It never dawned on me, until several years later, that a poignant moment had slipped past me, one that has became a permanent image forever imprinted indelibly onto my consciousness. I was shuffling papers, the mail, doing odds and ends around the house one Fall day, when a knock at the door caught my attention. I stopped what I was doing momentarily and looked out the window; it was a neighborhood friend of Kevin’s, my ten year old son. I didn’t go to the door, instead called up the stairs for him.
“Kev, someone’s here for you,” I yelled up and went back sorting bills.
It was a crisp, but sunny, windless Fall day, the leaves were turning colors, becoming brilliant reds, oranges, golds and tawny browns here in the mid-Atlantic coastal region where we lived, and the boys wore only light jackets. It was a school day, and this was after classes in the warmth of the late afternoon. Kev ran past me, out the door, through the screened-in porch to the swinging door. In a moment, after conferring with Jeremy, he rushed back.
“Dad, can I go fishing with Jeremy?” He yelled through the open door, staring at me, just his head visible as his body hung back, waiting for quick permission.
“Sure, go ahead, just be back for dinner,” I instructed him.
I remember thinking, wasn’t this was an ideal place for children to grow up, and thankful that we decided to move away from the city suburbs further east into the country. Our home was nestled in a little community set deep into a pine forest with several small lakes scattered around for swimming, canoeing, fishing and ice skating in the winter. There were no sidewalks, or street lights, no school buses either, the children rode their bikes to school. An idyllic place to raise a family.
Kevin grabbed his fishing rod, poised always ready and waiting in the far corner of the porch and a few hooks and bobbers, and was quickly outside with Jeremy. I heard the porch screen door slam and I knew they had gone off to fish, not unlike Tom Sawyer and Huck Finn, side by side, jabbering away about bait and techniques.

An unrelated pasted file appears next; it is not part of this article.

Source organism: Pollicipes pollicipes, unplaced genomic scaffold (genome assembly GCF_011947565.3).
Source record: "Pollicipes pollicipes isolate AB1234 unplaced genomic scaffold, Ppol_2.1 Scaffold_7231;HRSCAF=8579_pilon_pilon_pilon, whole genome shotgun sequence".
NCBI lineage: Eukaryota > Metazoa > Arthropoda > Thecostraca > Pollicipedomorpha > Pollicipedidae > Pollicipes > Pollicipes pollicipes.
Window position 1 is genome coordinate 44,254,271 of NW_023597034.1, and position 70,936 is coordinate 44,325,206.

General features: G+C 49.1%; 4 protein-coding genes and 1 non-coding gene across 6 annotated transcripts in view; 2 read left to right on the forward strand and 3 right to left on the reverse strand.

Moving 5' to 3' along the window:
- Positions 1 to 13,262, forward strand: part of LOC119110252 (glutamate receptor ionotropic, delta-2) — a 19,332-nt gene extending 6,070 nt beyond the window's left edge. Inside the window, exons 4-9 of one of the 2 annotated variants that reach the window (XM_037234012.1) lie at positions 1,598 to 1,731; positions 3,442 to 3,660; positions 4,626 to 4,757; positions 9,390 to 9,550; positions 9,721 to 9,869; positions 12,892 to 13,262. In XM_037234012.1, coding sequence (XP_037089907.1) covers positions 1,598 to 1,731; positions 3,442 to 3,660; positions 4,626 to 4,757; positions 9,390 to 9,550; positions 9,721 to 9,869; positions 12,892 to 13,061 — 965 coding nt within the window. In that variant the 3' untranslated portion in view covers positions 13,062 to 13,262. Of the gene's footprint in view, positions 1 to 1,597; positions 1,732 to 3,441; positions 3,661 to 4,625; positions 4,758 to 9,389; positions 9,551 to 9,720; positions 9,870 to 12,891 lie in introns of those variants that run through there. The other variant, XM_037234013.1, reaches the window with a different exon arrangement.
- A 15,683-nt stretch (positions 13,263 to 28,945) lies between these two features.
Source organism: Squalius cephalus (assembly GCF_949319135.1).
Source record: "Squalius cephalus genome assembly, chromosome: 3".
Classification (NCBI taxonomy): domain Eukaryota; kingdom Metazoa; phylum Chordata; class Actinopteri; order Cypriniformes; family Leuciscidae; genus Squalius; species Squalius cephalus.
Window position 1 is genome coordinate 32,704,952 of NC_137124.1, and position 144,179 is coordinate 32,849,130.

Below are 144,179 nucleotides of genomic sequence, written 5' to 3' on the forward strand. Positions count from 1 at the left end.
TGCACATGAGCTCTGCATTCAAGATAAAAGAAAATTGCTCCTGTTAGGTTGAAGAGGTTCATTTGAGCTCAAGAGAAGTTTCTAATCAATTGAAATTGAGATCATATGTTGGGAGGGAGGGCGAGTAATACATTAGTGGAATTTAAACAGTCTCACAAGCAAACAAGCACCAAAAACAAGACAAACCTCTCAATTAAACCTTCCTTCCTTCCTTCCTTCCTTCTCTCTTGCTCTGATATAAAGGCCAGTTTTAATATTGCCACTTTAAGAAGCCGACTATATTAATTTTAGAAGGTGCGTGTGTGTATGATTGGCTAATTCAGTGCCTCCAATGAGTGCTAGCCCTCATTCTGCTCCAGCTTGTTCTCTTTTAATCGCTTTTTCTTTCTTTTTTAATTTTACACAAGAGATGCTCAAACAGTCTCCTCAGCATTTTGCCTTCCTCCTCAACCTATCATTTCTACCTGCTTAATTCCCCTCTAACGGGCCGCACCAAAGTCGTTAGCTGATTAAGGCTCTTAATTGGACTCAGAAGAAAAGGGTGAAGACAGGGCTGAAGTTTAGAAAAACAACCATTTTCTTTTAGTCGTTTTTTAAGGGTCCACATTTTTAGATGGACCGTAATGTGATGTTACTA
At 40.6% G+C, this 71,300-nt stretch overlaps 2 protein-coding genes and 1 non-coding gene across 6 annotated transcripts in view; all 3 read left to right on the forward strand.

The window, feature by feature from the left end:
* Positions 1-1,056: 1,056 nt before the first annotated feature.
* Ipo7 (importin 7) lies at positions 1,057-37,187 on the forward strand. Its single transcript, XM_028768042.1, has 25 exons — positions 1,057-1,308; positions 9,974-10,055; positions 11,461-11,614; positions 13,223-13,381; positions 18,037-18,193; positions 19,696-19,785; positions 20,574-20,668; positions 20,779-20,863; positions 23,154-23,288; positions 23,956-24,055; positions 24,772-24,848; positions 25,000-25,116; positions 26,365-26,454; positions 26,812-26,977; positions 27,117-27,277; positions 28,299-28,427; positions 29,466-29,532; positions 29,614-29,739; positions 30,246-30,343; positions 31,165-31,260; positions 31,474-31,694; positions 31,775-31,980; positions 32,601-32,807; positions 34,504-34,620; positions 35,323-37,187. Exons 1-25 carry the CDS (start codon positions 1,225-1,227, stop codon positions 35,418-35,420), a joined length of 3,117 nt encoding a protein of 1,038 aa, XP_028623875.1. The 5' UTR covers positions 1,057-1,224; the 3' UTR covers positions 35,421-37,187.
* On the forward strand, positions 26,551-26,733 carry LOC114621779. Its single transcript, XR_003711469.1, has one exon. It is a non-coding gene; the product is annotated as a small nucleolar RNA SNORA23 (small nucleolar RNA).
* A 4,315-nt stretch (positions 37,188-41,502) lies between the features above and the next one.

My mind was back onto the project at hand, drifting away, when I heard the porch door springs squeak and another slam. There was Kevin, sticking his head through the door again, panting, looking at me, his face hopeful.
“Hey dad, wanna come?” He asked.
I thought about it for a minute, then decided I should stick to my tasks here and finish up. “Nah, you go ahead, son.” I said.
That was it, that was the moment. I didn’t know it at the time, but those invitations wouldn’t come around very much any more, it was a turning point. This was a time when Kevin was at an age that he was just as happy to be hanging out with his dad or his friends, or both. I should have gone fishing with him, I know that now. Makes me melancholy whenever I think about it. Those days of innocence, unrecognized, when I was too busy to share a cherished moment with one of my kids. Not that I ever ignored them, just that I didn’t take advantage enough of those early years, when Dad was just as important to them as their school friends.
Neither one of us thought anything about it at the time, I doubt Kevin even remembers that day now. But I do, I remember always being in a rush to get something done, then on to the next thing. In fact that whole era, decades of my life in fact, raising his two older daughters and Kevin; it’s all just a blur. I suppose it’s not unusual in these times of multi-activity schedules, but it’s unforgivable to me now, to be so busy then that you couldn’t share an afternoon with your ten-year-old son; that memory will remain with me forever. What could’ve possibly been more important at the time?
He grew older, went away to school, moved out of the house, following his sisters – the realization of how empty and lonely a home can be without children. That moment is catalogued in my mind as the last invitation from an innocent boy who thought enough of his father to invite him along fishing with his friend, and a Dad too busy to even consider it. I wish I had a do-over. Ah, well, life moves on, doesn’t it. C’est la vie.